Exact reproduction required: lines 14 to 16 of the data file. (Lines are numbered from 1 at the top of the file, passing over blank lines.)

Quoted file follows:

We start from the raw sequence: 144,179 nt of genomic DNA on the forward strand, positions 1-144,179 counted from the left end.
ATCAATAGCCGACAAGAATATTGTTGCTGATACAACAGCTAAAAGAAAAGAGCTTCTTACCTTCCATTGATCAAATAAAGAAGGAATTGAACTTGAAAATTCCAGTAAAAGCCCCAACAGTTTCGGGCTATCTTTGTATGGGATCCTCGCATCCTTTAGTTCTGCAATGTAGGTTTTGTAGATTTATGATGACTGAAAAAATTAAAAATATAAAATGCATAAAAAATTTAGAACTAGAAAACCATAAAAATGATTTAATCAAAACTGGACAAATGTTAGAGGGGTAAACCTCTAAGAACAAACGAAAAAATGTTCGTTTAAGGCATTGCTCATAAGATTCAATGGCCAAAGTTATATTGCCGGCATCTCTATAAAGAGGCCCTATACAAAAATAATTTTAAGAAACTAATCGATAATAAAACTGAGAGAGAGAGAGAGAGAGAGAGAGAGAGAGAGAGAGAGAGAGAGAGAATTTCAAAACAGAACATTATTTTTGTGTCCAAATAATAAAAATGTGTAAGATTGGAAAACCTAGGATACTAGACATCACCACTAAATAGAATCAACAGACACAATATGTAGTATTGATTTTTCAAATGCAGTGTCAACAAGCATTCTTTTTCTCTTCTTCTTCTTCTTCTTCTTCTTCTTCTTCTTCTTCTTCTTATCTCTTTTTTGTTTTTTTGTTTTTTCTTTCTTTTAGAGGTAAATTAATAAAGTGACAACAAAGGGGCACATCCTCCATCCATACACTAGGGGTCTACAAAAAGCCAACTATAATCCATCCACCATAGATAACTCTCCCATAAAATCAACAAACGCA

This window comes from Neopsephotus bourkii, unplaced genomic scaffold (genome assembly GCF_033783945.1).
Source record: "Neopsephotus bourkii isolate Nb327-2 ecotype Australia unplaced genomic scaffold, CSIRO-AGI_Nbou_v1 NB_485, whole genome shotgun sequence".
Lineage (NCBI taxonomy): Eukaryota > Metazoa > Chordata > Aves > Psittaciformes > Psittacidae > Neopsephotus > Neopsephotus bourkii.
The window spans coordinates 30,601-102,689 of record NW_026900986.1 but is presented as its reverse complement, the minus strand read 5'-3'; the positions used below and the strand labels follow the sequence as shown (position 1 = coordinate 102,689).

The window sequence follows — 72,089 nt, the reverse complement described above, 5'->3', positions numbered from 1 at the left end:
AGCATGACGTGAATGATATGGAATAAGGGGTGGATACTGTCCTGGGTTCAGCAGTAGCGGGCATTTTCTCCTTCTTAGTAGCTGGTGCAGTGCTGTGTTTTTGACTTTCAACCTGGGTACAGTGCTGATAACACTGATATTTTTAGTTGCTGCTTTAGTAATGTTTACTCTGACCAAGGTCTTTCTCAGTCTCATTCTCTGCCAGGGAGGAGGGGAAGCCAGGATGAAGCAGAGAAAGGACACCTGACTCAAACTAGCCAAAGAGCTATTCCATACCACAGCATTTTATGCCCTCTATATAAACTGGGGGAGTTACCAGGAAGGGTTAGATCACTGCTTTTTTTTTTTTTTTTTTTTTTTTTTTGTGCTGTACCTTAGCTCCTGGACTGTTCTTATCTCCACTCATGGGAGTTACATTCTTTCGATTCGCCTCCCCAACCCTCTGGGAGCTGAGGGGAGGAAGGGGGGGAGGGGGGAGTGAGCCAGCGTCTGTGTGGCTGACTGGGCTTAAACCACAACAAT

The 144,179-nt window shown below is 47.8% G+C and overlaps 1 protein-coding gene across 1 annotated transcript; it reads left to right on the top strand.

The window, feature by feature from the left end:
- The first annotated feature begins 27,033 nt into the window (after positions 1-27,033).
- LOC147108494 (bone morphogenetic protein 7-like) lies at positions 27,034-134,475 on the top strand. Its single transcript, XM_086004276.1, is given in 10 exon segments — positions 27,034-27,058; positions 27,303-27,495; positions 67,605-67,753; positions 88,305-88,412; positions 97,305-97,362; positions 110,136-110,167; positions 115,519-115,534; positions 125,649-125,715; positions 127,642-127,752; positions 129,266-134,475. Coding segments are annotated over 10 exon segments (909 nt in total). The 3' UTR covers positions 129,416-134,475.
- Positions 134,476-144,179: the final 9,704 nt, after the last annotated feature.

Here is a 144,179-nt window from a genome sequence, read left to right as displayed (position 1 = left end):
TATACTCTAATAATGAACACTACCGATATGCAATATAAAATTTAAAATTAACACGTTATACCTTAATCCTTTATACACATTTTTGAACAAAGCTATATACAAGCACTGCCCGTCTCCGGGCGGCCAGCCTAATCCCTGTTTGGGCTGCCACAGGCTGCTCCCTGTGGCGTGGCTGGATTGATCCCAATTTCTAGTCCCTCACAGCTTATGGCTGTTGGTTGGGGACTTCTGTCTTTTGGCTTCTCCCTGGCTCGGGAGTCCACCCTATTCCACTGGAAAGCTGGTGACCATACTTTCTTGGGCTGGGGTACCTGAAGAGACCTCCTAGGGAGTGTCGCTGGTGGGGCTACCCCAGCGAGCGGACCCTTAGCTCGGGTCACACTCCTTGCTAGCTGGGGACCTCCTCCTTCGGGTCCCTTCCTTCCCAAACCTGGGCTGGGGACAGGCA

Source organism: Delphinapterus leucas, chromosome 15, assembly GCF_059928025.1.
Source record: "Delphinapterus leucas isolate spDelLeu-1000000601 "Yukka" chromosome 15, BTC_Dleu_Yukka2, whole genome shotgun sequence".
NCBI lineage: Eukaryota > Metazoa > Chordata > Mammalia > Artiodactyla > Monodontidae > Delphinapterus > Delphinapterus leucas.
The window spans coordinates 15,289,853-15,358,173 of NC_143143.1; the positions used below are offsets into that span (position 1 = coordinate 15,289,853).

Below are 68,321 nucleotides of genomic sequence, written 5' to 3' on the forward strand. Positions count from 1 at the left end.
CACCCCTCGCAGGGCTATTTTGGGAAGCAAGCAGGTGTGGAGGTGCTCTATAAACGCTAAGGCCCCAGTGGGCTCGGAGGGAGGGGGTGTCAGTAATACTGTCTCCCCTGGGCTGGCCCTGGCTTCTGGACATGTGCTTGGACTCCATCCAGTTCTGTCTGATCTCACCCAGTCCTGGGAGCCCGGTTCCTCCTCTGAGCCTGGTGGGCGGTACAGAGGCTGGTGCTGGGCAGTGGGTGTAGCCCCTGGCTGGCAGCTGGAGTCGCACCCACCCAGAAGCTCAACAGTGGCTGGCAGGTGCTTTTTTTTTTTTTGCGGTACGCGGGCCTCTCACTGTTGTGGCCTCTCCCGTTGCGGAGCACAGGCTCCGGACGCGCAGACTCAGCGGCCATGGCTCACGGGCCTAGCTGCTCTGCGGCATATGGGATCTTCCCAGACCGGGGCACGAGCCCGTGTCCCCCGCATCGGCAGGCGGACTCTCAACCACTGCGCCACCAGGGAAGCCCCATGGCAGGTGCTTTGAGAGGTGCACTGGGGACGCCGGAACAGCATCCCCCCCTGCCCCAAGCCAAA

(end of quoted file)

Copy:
Here is a 144,179-nt window from a genome sequence, read left to right as displayed (position 1 = left end):
TATACTCTAATAATGAACACTACCGATATGCAATATAAAATTTAAAATTAACACGTTATACCTTAATCCTTTATACACATTTTTGAACAAAGCTATATACAAGCACTGCCCGTCTCCGGGCGGCCAGCCTAATCCCTGTTTGGGCTGCCACAGGCTGCTCCCTGTGGCGTGGCTGGATTGATCCCAATTTCTAGTCCCTCACAGCTTATGGCTGTTGGTTGGGGACTTCTGTCTTTTGGCTTCTCCCTGGCTCGGGAGTCCACCCTATTCCACTGGAAAGCTGGTGACCATACTTTCTTGGGCTGGGGTACCTGAAGAGACCTCCTAGGGAGTGTCGCTGGTGGGGCTACCCCAGCGAGCGGACCCTTAGCTCGGGTCACACTCCTTGCTAGCTGGGGACCTCCTCCTTCGGGTCCCTTCCTTCCCAAACCTGGGCTGGGGACAGGCA

Source organism: Delphinapterus leucas, chromosome 15, assembly GCF_059928025.1.